The weekly Artist’s Date (in Julia Cameron’s The Artist’s Way) is designed to push us beyond our comfort zones — or creativity block, if that’s the current state of affairs. As much as I enjoy these dates with my creative self, I need more to move the dust balls, turn things upside down, to take me outside of the familiar. During last Sunday morning’s spinning class at the gym (I managed to tear myself away from my modular knitting project), we were cycling to one of those music tracks in which you can close your eyes and zone out to the music for six minutes or so. There I was, spinning away while imagining myself on a road bike, swooping down a hill, leaning into the curve along the rural wooded road, sky-high evergreens on either side. Vivid memories of the longest road trip of my life — the “Multiple Sclerosis Mystic 150” way back in 1992 — suddenly filled my head, as clear as if I were there again. While glorying in this unexpected perk of my accelerated fitness routine for ’07, legs rhythmically going round and round and beads of sweat falling from my face, I had an ‘ah-ha’ insight about the lead character in the novel I’m writing. This was so exciting! I kept peddling, but was immediately reminded of one of Cameron’s earlier suggestions:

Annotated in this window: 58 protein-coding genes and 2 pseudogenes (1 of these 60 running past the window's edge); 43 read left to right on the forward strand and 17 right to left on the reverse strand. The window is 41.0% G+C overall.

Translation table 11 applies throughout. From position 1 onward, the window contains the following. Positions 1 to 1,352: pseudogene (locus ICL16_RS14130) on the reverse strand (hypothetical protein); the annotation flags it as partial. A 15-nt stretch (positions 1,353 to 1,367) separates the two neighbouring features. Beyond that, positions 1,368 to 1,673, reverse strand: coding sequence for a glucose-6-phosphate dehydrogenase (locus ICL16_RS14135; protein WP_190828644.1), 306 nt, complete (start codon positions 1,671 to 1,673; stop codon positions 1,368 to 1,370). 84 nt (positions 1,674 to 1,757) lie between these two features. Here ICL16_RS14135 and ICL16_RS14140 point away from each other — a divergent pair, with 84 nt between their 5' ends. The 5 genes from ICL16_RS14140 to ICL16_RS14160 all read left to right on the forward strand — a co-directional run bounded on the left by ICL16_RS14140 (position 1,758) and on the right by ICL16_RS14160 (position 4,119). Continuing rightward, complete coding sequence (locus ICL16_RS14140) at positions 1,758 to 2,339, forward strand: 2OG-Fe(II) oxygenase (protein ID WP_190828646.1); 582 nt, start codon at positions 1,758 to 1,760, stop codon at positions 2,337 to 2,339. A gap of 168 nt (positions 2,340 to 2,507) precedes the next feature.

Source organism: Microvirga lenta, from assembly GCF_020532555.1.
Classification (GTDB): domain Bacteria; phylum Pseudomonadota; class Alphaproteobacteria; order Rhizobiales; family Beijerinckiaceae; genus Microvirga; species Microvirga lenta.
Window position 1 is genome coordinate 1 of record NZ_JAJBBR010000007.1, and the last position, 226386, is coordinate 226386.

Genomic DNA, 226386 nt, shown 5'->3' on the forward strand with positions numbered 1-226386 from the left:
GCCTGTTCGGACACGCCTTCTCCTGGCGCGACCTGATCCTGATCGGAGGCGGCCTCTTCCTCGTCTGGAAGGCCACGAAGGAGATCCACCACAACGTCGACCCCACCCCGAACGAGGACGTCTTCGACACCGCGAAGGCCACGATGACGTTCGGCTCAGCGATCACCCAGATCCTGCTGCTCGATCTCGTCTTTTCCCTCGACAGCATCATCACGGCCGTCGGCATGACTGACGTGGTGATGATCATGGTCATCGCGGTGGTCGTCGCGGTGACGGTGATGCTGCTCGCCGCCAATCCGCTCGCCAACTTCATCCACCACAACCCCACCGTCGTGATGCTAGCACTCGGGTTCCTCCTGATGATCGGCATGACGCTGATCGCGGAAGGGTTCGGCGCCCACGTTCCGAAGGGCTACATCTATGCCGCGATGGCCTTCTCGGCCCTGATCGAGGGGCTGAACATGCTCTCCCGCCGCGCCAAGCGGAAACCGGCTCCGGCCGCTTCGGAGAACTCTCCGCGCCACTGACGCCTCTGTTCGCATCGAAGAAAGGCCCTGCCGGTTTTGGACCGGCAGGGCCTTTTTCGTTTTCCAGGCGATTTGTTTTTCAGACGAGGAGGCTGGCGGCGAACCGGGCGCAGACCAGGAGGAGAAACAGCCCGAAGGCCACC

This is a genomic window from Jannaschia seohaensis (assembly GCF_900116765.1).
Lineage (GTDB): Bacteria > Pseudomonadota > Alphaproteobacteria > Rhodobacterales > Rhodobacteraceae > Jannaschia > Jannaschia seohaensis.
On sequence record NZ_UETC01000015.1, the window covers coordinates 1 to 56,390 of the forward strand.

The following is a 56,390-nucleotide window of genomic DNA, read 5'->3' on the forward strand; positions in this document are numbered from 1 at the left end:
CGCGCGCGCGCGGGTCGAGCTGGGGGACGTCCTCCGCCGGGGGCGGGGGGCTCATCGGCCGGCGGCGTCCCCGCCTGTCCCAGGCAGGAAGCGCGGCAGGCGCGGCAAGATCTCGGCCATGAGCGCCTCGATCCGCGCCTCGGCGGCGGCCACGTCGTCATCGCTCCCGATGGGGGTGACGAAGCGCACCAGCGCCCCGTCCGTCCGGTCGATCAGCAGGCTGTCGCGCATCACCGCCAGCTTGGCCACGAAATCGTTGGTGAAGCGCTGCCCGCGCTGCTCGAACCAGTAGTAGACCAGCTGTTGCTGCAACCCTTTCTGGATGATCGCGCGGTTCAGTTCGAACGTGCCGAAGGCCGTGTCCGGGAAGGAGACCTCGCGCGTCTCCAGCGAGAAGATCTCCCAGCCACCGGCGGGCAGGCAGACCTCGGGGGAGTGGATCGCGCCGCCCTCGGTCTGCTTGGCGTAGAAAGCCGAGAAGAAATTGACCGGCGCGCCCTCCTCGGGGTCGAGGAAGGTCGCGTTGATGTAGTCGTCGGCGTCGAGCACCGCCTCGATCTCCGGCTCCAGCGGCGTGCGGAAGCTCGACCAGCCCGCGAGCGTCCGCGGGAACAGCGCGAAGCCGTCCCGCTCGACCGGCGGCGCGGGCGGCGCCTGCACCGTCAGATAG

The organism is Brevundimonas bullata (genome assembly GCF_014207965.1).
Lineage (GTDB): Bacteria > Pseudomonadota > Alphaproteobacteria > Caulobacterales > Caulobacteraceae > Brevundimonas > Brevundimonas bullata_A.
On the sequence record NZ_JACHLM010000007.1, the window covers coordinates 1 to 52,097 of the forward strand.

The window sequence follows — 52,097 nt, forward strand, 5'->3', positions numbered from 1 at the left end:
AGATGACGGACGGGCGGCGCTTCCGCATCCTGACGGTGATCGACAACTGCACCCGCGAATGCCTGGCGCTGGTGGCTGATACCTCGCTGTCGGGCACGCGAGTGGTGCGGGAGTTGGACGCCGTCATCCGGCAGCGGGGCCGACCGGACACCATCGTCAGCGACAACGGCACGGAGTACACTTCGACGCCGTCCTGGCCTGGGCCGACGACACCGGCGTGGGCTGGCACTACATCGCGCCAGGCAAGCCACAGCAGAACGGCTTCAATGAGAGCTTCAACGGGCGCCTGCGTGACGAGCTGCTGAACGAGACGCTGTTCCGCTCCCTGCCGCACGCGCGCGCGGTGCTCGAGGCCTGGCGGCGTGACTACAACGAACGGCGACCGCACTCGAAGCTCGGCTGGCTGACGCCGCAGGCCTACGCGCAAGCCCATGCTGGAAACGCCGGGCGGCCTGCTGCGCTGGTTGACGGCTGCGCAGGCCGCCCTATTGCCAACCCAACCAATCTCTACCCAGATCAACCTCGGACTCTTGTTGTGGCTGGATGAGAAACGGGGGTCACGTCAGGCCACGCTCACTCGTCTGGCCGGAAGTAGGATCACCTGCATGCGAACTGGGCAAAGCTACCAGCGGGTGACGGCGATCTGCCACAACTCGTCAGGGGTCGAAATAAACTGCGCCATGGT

She says that repetitive activity can spur creative thoughts and I couldn’t agree more. Who knows why some ideas take longer to percolate to the surface than others. I don’t. But the moral of the story? Keep spinning! It’s good for both body and mind.
On Saturday afternoon my husband and I decided to make a spontaneous trip down to Cambridge. There’s a fancy paper store on Mass. Ave. that I’d known about for a long while but had never visited, and with gift-shopping as an excuse, we decided to check it out. I’ve been a traveller since my family moved to Nantucket Island when I was eight, and my siblings and I would take the ferry boat to Woodshole and a Greyhound bus to Boston during school vacations to visit our father. Like a happy dog sniffing the fresh air from the car window as it zips along a highway, the exhilaration of being on the road never seems to wane for me. We live only an hour north of Boston, but the cultural contrast to southern New Hampshire is dramatic . The act of getting out of my regular environs and walking from Porter to Harvard Square, elbow-to-elbow with crowds of people that all looked much younger than myself, window-shopping, catching snippets of conversation in a multitude of languages, was an artist date in itself! Even a small jaunt like this was enough to give new perspective. I came home with the newest issue Vogue Knitting magazine and its stunning modular bolero jacket on the cover; I was newly inspired. Moral of this story? Mini-day-trips are good for the soul. No passport required.
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